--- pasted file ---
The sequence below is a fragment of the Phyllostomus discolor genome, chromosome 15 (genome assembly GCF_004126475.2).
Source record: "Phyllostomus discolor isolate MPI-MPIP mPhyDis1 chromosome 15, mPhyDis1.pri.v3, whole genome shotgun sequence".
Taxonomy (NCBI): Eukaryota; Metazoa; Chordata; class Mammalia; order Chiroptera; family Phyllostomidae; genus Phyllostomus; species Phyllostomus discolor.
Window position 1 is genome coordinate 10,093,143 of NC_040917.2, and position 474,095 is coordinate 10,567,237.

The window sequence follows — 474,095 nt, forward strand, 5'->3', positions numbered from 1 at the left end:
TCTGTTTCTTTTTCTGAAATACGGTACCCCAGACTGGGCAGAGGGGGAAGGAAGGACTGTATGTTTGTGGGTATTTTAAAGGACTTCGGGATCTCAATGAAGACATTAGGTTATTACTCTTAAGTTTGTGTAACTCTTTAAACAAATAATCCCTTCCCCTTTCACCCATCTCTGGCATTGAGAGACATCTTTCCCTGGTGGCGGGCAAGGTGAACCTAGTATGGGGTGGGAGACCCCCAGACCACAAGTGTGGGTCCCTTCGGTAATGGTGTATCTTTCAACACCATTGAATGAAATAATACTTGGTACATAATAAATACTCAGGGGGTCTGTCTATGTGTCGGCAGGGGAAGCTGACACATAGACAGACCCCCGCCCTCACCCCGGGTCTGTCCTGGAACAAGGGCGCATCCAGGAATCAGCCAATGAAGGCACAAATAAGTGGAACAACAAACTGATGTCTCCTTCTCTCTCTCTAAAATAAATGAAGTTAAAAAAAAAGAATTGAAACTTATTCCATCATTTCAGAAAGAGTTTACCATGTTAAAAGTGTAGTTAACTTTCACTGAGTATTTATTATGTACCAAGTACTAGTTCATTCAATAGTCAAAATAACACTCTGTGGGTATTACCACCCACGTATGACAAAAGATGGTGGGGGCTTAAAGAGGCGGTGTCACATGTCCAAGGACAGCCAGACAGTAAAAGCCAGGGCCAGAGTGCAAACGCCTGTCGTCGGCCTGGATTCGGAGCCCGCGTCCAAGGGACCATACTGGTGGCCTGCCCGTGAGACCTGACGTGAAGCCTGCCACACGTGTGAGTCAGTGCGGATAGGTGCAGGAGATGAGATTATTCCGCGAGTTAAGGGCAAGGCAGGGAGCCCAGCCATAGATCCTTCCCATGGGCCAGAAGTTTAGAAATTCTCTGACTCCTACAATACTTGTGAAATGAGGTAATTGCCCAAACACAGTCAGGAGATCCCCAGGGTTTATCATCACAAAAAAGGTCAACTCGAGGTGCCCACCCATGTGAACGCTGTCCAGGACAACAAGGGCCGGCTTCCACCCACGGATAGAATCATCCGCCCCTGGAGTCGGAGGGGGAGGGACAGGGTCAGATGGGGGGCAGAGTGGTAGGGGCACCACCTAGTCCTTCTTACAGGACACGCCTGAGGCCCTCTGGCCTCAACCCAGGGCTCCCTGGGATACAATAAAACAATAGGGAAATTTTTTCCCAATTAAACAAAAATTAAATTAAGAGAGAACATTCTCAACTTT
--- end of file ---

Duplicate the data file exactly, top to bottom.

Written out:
The sequence below is a fragment of the Phyllostomus discolor genome, chromosome 15 (genome assembly GCF_004126475.2).
Source record: "Phyllostomus discolor isolate MPI-MPIP mPhyDis1 chromosome 15, mPhyDis1.pri.v3, whole genome shotgun sequence".
Taxonomy (NCBI): Eukaryota; Metazoa; Chordata; class Mammalia; order Chiroptera; family Phyllostomidae; genus Phyllostomus; species Phyllostomus discolor.
Window position 1 is genome coordinate 10,093,143 of NC_040917.2, and position 474,095 is coordinate 10,567,237.

The window sequence follows — 474,095 nt, forward strand, 5'->3', positions numbered from 1 at the left end:
TCTGTTTCTTTTTCTGAAATACGGTACCCCAGACTGGGCAGAGGGGGAAGGAAGGACTGTATGTTTGTGGGTATTTTAAAGGACTTCGGGATCTCAATGAAGACATTAGGTTATTACTCTTAAGTTTGTGTAACTCTTTAAACAAATAATCCCTTCCCCTTTCACCCATCTCTGGCATTGAGAGACATCTTTCCCTGGTGGCGGGCAAGGTGAACCTAGTATGGGGTGGGAGACCCCCAGACCACAAGTGTGGGTCCCTTCGGTAATGGTGTATCTTTCAACACCATTGAATGAAATAATACTTGGTACATAATAAATACTCAGGGGGTCTGTCTATGTGTCGGCAGGGGAAGCTGACACATAGACAGACCCCCGCCCTCACCCCGGGTCTGTCCTGGAACAAGGGCGCATCCAGGAATCAGCCAATGAAGGCACAAATAAGTGGAACAACAAACTGATGTCTCCTTCTCTCTCTCTAAAATAAATGAAGTTAAAAAAAAAGAATTGAAACTTATTCCATCATTTCAGAAAGAGTTTACCATGTTAAAAGTGTAGTTAACTTTCACTGAGTATTTATTATGTACCAAGTACTAGTTCATTCAATAGTCAAAATAACACTCTGTGGGTATTACCACCCACGTATGACAAAAGATGGTGGGGGCTTAAAGAGGCGGTGTCACATGTCCAAGGACAGCCAGACAGTAAAAGCCAGGGCCAGAGTGCAAACGCCTGTCGTCGGCCTGGATTCGGAGCCCGCGTCCAAGGGACCATACTGGTGGCCTGCCCGTGAGACCTGACGTGAAGCCTGCCACACGTGTGAGTCAGTGCGGATAGGTGCAGGAGATGAGATTATTCCGCGAGTTAAGGGCAAGGCAGGGAGCCCAGCCATAGATCCTTCCCATGGGCCAGAAGTTTAGAAATTCTCTGACTCCTACAATACTTGTGAAATGAGGTAATTGCCCAAACACAGTCAGGAGATCCCCAGGGTTTATCATCACAAAAAAGGTCAACTCGAGGTGCCCACCCATGTGAACGCTGTCCAGGACAACAAGGGCCGGCTTCCACCCACGGATAGAATCATCCGCCCCTGGAGTCGGAGGGGGAGGGACAGGGTCAGATGGGGGGCAGAGTGGTAGGGGCACCACCTAGTCCTTCTTACAGGACACGCCTGAGGCCCTCTGGCCTCAACCCAGGGCTCCCTGGGATACAATAAAACAATAGGGAAATTTTTTCCCAATTAAACAAAAATTAAATTAAGAGAGAACATTCTCAACTTT